In just over a year, from July 28 to August 6, Winnipeg will be totally overrun with 8,500 cops, correctional officers, immigration agents, border guards, and firefighters from more than 50 countries for the “World Police and Fire Games” (WPFG).

This biennial “Olympic-style” international sporting event (apparently the largest sporting event in Manitoba’s history, featuring more than 60 sports) is set to consume almost every corner of the city and region: the downtown convention centre, both major universities, the Forks, Assiniboine Park, Fort Whyte Alive, Birds Hill Park, and many other venues.

It's also going to be accompanied by a "smart cities technology exhibition on emergency services" that will "develop partnerships with local technology companies to demonstrate smart city technologies for law enforcement software and records management."

These “games” must be fiercely opposed. Here are four reasons why.

It's a blatant celebration of police and carceral violence

The World Police and Fire Games were first created as the "California Police Olympics" in 1967 by San Diego police captain Duke Nyhus "with an eye towards promoting physical fitness and sport as both a means for officers to, improve their overall fitness, reduce stress, and to increase their professional abilities."

This might sound innocuous enough. But as media coverage of the 1997 games in Calgary repeatedly pointed out, the event was explicitly devised in response to "bring peace to a panicking California police force" as "the States were heating up with racial riots and anti Vietnam War protests" and "police officers began feeling the stress — physically and mentally." Another article at the time reported that "police officers required some fun and games to take their minds off bullets and bombs." Nyhus claimed that "law enforcement was really taxed to the limit."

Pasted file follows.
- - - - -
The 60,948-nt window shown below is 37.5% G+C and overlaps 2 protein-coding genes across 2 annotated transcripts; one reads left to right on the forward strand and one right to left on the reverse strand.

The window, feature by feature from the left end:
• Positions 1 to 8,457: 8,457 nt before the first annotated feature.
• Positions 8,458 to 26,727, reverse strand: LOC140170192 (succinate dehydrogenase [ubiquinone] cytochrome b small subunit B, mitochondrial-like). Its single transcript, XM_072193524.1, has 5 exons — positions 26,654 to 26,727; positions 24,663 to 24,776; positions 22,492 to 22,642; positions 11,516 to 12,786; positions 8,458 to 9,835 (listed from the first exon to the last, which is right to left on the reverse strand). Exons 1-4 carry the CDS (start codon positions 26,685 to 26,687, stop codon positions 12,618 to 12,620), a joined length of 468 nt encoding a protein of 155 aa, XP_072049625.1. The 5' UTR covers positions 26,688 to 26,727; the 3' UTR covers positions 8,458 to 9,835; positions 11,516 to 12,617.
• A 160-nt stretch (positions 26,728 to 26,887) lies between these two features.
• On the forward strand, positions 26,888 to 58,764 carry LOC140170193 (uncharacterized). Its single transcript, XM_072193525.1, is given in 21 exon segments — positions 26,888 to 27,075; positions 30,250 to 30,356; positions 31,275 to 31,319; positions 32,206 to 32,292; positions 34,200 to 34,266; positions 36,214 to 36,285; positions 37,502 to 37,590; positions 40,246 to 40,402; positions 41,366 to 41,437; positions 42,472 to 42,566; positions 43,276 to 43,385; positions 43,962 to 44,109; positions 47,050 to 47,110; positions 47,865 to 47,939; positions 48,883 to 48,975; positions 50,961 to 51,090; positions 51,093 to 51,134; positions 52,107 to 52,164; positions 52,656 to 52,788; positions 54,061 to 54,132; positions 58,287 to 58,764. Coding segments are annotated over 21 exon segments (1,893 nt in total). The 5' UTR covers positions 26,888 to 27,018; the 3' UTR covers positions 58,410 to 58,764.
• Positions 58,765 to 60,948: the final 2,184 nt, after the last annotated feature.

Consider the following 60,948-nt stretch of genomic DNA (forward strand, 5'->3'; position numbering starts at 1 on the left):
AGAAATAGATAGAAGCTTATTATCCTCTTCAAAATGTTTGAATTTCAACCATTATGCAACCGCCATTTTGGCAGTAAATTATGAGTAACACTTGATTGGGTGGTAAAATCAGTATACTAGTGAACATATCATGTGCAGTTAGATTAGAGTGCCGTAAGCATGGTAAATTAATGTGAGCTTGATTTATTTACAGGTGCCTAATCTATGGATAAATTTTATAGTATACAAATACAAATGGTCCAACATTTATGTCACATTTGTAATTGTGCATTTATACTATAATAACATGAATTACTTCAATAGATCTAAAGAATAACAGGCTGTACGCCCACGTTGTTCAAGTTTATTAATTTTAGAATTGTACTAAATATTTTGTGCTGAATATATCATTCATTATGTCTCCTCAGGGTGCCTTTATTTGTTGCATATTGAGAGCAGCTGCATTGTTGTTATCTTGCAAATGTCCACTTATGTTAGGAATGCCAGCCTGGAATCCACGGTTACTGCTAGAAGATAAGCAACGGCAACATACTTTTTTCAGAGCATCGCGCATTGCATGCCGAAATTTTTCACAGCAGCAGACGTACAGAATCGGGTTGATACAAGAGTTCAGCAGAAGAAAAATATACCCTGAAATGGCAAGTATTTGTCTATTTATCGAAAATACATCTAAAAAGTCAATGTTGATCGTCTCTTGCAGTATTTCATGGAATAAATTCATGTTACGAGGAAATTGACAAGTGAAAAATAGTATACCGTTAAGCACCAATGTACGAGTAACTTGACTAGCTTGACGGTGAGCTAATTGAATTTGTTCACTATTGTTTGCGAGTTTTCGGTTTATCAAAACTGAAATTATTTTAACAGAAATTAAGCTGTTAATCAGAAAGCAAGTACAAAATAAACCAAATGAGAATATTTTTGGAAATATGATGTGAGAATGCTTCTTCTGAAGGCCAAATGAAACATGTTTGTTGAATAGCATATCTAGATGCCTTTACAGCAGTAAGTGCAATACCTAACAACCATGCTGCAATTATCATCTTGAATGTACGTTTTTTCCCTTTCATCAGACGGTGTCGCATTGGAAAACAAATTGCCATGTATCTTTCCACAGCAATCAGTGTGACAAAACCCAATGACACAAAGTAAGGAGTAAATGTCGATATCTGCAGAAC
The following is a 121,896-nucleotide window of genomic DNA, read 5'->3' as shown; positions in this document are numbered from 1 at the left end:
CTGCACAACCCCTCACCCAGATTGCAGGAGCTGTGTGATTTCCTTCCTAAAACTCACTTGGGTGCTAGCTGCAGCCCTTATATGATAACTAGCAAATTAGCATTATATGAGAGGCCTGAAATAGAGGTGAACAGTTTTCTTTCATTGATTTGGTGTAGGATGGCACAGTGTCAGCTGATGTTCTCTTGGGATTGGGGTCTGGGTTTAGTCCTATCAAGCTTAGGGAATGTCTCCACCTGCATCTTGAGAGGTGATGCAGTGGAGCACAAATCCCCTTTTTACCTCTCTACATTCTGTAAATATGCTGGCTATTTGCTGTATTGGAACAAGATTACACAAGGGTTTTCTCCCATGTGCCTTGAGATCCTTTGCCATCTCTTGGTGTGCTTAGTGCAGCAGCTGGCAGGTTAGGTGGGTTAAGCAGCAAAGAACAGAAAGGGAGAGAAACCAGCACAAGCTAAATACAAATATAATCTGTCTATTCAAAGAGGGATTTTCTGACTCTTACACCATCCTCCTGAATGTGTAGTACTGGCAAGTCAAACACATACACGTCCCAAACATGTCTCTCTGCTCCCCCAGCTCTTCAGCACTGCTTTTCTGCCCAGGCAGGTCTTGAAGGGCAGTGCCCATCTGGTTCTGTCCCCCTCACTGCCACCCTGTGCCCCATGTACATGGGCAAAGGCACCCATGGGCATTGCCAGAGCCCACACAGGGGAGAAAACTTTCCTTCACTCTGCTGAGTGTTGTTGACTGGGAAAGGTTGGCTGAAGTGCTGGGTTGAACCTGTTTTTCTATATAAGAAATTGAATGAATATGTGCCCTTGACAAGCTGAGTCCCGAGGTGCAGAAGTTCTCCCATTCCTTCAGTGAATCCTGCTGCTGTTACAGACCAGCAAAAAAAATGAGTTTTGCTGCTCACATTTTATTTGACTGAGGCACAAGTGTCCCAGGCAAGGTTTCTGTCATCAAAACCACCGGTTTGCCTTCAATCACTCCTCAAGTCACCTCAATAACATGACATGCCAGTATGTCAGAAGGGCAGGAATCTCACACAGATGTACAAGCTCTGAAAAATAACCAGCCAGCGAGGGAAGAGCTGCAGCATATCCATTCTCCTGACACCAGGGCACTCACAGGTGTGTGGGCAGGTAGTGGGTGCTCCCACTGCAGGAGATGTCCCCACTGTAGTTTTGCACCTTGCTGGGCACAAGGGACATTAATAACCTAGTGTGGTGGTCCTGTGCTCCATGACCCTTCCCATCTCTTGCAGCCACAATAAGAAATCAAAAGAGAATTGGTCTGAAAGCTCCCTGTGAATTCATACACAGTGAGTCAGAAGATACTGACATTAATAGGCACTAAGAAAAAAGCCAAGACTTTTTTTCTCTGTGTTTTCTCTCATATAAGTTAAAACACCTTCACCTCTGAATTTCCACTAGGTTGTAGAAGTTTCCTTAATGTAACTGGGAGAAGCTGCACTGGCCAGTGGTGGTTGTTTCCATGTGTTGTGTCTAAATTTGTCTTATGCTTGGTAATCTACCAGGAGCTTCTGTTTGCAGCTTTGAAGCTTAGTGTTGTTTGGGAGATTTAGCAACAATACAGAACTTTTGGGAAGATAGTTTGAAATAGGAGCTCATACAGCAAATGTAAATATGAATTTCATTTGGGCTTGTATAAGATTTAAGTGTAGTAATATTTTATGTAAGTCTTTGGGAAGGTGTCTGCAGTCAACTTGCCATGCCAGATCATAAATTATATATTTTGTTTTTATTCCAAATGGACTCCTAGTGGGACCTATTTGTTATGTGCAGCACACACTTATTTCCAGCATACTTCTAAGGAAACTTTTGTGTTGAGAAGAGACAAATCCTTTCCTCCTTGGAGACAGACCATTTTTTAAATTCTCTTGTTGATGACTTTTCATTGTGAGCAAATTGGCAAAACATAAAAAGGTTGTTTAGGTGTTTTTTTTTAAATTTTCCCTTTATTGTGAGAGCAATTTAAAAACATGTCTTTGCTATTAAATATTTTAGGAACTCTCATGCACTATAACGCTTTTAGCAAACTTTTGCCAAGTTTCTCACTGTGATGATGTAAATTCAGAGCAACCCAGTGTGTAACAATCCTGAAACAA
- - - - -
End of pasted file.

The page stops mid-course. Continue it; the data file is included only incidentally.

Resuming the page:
In other words, cops responded to rising resistance to racist, white supremacist, and imperialist violence by playing games with each other. The same thing is happening today: after years of anti-police and anti-carceral organizing led by Black and Indigenous people protecting their communities from horrific violence, thousands of cops, ICE agents, and prison guards are flocking to Winnipeg to socialize and compete with each other. It's spitting in the face of every person in the city who has demanded defunding and abolition.

It's a direct threat to the safety of oppressed peoples

Along with being a grotesque celebration of state violence, the greatly increased presence of cops and other carceral agents is a direct threat to the safety of already oppressed peoples and communities in Winnipeg. This includes Indigenous, Black, and other racialized people; poor and unhoused people; people who use criminalized drugs; sex workers; and people with mental health issues.

This plays out on multiple fronts. As with every major international sporting event, the lead-up to the World Police and Fire Games will include major crackdowns and displacements of people in the city's downtown and adjacent communities who are coded in deeply racist and anti-poor ways as representing "disorder" or "blight." After all, this whole spectacle is essentially a marketing gimmick for the City of Winnipeg, not to mention the reputation of the Winnipeg Police itself (who will undoubtedly be very invested in what other police forces make of their practices). The many years of displacement of mostly poor, Indigenous peoples from the downtown will likely only accelerate in this context.

But then there's the actual presence of thousands more of police, border and prison guards, ICE agents, and more in Winnipeg. We already know that cops do incredibly dangerous things while socializing, such as the near-constant habit of Winnipeg Police officers drunk driving and killing someone as a result. Now multiply that exponentially: thousands of hyper-masculine, competitive, and likely inebriated assholes in a city with the highest urban Indigenous population in the country. This is a recipe for more unchecked racist violence.